31 December 2012


three wishes for the new year

1. Be Calm. calmer.
2. Stay open to whatever happens.
3. No more Less gum inflammations.

30 December 2012

29 December 2012


It was a strange visit with a mean aggressive sparkle. At times I felt like I was 15 again fighting for my 20 seconds of attention and not getting anywhere. Listening to my father's lectures on corrupt politicians and people without decent education and poor understanding of science and all the other evils responsible for the state of affairs we are in and none of it is our fault because we have a university degree. 
I want to bury my head and cry or laugh and try not to treat my 84 year old father like a precocious child. 
And then I must pinch myself as if waking from a bad dream and stop being so condescending. 

Totally unrelated:

26 December 2012


The house is clean, the cake is cooling, the cat is asleep. My father is somewhere on the motorway heading this way. I am terrified that he will fall down the stairs one of these mornings, on his early shuffle around the house before day break. My sister's angry voice told me on the phone that he is well able to lift his feet but simply too obstinate to do it. The bad boy.
This could be the year he will have to stop driving his shiny car. I hope not. None of us has a plan B for this.

We have been watching the river flooding the park and the promenades. Xmas day was the mildest on record ever, in between the heavy downpours it felt like Easter Sunday. Not right, not good, but what is?

The air is getting thinner and I don’t feel secure. The powerful and mighty have met and postponed once again anything remotely concerning climate change. The arrogance is simply overpowering. Throughout my adult life I have gone a fairly long way through various stages and methods of personal protest ranging from the emphatic and angry activities of my student years to slow, pragmatic and cowardly withdrawal having faced again and again such raw power and injustice way beyond my means and energy. We confuse money for wealth and are becoming poor (in many of the components of true wealth incl. environmental health). I believe we can no longer achieve anything in protesting, rallying, organising resistance to the big power elites, they have become too self satisfied, too entrenched. The horrible truth is that people at the top are not better off than you and me in the long run but it’s the planet and the ones down at bottom level that are sacrificed. I used to think only fairly recently that the only viable activity in this scary scenario was to work locally, think globally, i.e. lobbying for those who have become lost, who are forgotten - but I think this is just a distraction.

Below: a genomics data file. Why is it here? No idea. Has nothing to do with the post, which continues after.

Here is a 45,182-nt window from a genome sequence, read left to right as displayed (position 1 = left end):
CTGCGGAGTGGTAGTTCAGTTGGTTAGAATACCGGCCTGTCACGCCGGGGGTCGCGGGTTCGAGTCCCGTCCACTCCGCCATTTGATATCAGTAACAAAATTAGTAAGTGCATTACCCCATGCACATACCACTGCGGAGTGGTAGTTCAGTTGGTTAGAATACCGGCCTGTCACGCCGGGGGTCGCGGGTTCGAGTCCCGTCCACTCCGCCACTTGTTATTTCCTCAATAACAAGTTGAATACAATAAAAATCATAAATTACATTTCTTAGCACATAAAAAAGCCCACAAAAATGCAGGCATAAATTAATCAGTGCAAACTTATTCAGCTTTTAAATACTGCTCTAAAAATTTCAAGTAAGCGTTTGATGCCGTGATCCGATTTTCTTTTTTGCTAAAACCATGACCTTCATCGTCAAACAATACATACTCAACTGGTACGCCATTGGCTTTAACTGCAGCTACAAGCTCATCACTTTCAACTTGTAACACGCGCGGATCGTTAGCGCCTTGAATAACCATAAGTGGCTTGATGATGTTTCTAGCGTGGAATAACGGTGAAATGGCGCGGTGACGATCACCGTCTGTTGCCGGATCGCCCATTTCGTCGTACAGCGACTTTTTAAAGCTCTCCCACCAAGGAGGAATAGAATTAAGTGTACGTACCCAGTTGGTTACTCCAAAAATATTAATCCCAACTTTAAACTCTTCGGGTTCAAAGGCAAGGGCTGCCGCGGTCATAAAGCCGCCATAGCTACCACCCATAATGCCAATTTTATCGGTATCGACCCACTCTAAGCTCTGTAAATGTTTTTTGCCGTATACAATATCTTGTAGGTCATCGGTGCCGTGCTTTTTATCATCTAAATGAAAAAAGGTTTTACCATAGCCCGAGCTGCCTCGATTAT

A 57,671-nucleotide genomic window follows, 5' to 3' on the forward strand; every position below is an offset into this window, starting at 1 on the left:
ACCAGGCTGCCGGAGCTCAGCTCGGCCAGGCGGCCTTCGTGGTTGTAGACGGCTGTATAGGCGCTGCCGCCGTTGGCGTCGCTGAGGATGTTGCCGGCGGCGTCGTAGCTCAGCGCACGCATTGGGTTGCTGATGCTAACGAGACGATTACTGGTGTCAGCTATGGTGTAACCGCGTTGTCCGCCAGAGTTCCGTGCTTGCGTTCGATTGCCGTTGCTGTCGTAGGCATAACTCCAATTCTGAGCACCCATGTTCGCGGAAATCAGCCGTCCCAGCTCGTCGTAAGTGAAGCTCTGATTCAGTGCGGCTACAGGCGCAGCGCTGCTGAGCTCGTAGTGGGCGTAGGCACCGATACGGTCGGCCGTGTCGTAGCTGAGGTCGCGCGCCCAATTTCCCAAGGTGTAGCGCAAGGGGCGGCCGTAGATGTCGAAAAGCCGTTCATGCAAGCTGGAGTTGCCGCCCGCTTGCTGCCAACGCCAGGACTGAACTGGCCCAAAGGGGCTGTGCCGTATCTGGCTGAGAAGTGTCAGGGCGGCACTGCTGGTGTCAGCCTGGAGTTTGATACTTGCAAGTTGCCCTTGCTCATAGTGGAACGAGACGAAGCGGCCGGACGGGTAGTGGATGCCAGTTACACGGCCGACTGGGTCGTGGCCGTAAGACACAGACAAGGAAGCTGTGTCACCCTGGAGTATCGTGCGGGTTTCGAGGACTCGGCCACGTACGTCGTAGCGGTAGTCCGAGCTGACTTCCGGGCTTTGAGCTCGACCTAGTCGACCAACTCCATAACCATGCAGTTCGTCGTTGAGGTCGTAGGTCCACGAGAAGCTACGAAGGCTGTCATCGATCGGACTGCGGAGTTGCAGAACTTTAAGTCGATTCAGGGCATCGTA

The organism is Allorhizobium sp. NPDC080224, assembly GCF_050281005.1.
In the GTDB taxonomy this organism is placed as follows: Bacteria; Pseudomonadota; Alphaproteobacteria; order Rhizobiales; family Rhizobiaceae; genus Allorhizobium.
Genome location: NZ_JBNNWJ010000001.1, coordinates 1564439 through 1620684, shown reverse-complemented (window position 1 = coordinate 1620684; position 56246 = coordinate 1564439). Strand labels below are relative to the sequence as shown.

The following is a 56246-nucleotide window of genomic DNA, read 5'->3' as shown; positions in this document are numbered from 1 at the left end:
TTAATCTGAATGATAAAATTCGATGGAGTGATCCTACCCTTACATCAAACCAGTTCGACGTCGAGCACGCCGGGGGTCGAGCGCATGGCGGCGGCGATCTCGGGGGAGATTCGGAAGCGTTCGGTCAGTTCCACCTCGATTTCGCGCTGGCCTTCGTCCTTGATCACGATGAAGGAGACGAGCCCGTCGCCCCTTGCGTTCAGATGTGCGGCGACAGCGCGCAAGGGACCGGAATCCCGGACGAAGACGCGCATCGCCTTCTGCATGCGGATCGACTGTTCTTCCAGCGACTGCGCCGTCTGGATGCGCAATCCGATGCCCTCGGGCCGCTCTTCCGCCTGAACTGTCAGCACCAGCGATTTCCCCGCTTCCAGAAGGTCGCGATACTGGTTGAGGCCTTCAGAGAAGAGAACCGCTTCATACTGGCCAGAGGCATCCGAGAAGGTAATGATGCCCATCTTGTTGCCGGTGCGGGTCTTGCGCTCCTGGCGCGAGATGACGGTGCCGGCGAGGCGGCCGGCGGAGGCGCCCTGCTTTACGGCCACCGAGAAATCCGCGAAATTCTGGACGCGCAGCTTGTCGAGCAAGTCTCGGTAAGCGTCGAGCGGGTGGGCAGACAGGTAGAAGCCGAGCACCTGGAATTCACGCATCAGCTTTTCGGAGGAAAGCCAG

And yet.
Last night we looked up to the almost full Moon with Jupiter close beside it and when I gave it a little wave saying that I hope whoever is out there is making less of a mess than we humans, R hugged me and whispered, we are stardust.